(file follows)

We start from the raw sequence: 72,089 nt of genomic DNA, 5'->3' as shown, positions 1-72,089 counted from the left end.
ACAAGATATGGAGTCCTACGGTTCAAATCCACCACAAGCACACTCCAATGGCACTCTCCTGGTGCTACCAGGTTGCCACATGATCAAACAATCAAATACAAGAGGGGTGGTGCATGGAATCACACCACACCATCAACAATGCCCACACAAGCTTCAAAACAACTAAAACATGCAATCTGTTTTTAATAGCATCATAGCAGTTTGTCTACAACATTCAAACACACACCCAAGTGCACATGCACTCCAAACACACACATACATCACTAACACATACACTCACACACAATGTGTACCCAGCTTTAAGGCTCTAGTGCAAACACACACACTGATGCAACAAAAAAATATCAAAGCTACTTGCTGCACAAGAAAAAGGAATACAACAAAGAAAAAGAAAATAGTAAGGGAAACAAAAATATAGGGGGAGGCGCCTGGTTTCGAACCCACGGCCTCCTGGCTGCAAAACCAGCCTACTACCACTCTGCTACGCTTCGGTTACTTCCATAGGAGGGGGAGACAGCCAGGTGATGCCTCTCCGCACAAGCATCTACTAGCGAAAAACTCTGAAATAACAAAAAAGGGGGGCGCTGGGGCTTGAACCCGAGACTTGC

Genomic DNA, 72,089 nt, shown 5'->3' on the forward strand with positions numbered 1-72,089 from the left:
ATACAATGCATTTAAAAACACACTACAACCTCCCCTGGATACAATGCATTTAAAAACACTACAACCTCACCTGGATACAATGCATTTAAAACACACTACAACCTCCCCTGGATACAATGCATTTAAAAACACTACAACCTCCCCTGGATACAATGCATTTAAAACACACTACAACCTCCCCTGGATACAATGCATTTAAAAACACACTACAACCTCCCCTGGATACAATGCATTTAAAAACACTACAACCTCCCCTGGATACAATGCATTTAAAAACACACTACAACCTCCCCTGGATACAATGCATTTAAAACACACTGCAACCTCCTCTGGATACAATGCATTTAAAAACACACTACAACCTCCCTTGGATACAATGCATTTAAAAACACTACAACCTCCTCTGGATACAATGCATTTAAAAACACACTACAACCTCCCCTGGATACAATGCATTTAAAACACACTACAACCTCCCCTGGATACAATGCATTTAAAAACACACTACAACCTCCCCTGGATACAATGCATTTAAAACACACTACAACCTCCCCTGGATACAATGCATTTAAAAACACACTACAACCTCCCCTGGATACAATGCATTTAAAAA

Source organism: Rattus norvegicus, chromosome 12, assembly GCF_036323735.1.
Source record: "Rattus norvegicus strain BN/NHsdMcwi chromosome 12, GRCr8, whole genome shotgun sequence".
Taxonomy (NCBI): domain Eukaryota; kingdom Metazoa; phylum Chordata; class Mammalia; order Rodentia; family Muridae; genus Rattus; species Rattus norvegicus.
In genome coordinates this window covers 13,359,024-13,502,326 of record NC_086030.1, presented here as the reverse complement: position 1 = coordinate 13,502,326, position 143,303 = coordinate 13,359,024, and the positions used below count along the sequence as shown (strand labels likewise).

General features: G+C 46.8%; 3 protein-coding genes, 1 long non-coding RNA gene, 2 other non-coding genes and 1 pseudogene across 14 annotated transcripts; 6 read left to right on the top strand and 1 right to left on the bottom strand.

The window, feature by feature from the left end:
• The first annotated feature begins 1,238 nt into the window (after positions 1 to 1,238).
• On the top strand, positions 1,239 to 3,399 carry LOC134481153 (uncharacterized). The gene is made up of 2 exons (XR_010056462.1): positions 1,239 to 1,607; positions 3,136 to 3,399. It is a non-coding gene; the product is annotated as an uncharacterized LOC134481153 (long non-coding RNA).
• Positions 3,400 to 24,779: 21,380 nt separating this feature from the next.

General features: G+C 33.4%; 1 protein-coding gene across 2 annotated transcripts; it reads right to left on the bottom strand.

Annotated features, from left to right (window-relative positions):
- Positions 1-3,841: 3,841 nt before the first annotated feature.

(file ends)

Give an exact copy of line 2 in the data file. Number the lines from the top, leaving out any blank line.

ACAAGATATGGAGTCCTACGGTTCAAATCCACCACAAGCACACTCCAATGGCACTCTCCTGGTGCTACCAGGTTGCCACATGATCAAACAATCAAATACAAGAGGGGTGGTGCATGGAATCACACCACACCATCAACAATGCCCACACAAGCTTCAAAACAACTAAAACATGCAATCTGTTTTTAATAGCATCATAGCAGTTTGTCTACAACATTCAAACACACACCCAAGTGCACATGCACTCCAAACACACACATACATCACTAACACATACACTCACACACAATGTGTACCCAGCTTTAAGGCTCTAGTGCAAACACACACACTGATGCAACAAAAAAATATCAAAGCTACTTGCTGCACAAGAAAAAGGAATACAACAAAGAAAAAGAAAATAGTAAGGGAAACAAAAATATAGGGGGAGGCGCCTGGTTTCGAACCCACGGCCTCCTGGCTGCAAAACCAGCCTACTACCACTCTGCTACGCTTCGGTTACTTCCATAGGAGGGGGAGACAGCCAGGTGATGCCTCTCCGCACAAGCATCTACTAGCGAAAAACTCTGAAATAACAAAAAAGGGGGGCGCTGGGGCTTGAACCCGAGACTTGC